All About The Foster Dog

Well folks, we have a foster in the house. His name is Edgar, aka Ed, aka Egg. He’s been with us for about a week and a half as of this posting. He was picked up off the street by a local rescue. When they found him, he was extremely lethargic to the point that they were concerned. He didn’t do much but sleep and couldn’t even walk up the stairs for the few days that he was at the rescue. He’s definitely an older dude, but in the short time that we’ve had him, we’ve seen such a transformation. He is bright, enthusiastic, super loving, and has even shown us little moments of playfulness. 

Edgar is the fourth rescue dog that I’ve brought home in the past six years. Jack was the first - he came along before I knew anything at all about what I was doing. I’m so grateful that I know so much more now! Bringing in a rescue dog is always very rewarding, but that doesn’t mean that it is without its challenges. Here are my words of wisdom to you who may be adopting or fostering a new dog, or even if you are purchasing a new puppy from a breeder. Many of these same principles apply.

Take It Slow

Don’t have the whole extended family and all your neighbors bombard the dog the moment they step in the door. Allow them time to adjust and warm up. This applies to people, activities, and especially other household animals. 

Here’s how we introduced Egg and Jack. This is by no means prescriptive, but it’s what worked for these two individuals. The best plan is a plan that suits the needs of the dogs involved. The rescue had already evaluated Edgar and said he really liked other dogs, and after meeting him I felt that we could safely do an introduction fairly early on. I knew that Jack wouldn’t do as well going to meet Edgar at the rescue, and that he wouldn’t have any issues meeting a new dog on his own property, so I decided to do the introduction in the backyard. I wish so much that I had taken video, but I’ll try to describe how things went the best I can remember.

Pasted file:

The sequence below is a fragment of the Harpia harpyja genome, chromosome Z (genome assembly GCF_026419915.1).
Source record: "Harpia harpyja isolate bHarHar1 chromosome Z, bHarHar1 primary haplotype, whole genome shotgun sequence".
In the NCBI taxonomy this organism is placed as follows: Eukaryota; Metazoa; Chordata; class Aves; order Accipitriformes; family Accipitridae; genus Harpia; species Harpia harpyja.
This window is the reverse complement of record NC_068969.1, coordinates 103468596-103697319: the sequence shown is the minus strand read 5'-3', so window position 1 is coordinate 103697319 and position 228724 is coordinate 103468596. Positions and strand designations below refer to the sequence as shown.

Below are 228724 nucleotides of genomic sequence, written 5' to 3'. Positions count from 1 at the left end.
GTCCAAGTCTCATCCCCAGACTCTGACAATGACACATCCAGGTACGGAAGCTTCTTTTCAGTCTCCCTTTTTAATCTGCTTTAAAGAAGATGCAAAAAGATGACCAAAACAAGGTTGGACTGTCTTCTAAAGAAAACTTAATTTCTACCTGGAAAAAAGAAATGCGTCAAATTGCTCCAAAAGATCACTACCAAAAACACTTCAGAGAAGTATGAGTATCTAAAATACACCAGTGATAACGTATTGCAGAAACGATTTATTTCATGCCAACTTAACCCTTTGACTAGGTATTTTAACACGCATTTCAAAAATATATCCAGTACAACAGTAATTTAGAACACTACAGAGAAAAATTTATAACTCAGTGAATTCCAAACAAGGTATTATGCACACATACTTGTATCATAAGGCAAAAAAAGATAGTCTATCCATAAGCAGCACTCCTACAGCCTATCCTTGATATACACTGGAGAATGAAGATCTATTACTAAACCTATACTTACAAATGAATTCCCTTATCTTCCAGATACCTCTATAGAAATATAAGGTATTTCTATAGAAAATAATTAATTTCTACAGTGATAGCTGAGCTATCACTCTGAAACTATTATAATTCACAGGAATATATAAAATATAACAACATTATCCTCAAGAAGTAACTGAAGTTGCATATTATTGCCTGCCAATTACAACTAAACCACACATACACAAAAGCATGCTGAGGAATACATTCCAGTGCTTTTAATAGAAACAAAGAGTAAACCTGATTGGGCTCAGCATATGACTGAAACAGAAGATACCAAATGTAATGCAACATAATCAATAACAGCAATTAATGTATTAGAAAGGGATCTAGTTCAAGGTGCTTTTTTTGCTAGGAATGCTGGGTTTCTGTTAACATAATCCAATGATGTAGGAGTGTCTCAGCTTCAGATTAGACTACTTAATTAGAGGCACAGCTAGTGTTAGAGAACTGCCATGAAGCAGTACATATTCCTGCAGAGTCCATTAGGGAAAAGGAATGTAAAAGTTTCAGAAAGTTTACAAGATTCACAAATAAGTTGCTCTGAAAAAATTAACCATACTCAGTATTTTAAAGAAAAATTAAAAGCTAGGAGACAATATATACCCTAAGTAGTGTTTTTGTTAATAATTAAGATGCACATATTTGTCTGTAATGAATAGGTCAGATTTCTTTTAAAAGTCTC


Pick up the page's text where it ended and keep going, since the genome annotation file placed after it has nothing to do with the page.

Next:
As soon as we got home with Edgar, I took him on a leash in the backyard and followed him around as he sniffed. This allowed him an introduction to Jack’s scent. Once the novelty of the location had worn off, I handed Edgar’s leash to my husband and brought Jack out on leash. We kept them on opposite sides of the yard while I observed each dog’s body language. Edgar was very eager to greet Jack, which made Jack a little nervous. Jack was reluctant to approach Edgar, due to Edgar’s enthusiasm, so we kept them apart to let Jack warm up. I also gave Jack a short break back inside so that there was no prolonged pressure. When I did decide to let Edgar approach Jack, we did it through our chain link gate, one dog on each side. This allowed both dogs to sniff each other and interact through protected contact, and also allowed Jack some security. If the interaction became too much, Jack could easily move away and Edgar would not have been able to follow him. 

This went well, so the next step was to let them interact without the barrier. Both dogs were still on leash, but we were very intentional about keeping tons of slack in the lines. On-leash greetings are often contentious because dogs are straining to get access to each other while nervous handlers pull back and grip the leash tightly. This prevents the dogs from moving freely around one another and forces them to come nose to nose while being half-strangled by a super tight leash. Nice loose leashes, quick sniffs, then move on. After just a few of those interactions, neither dog really cared that the other was there anymore. Perfect!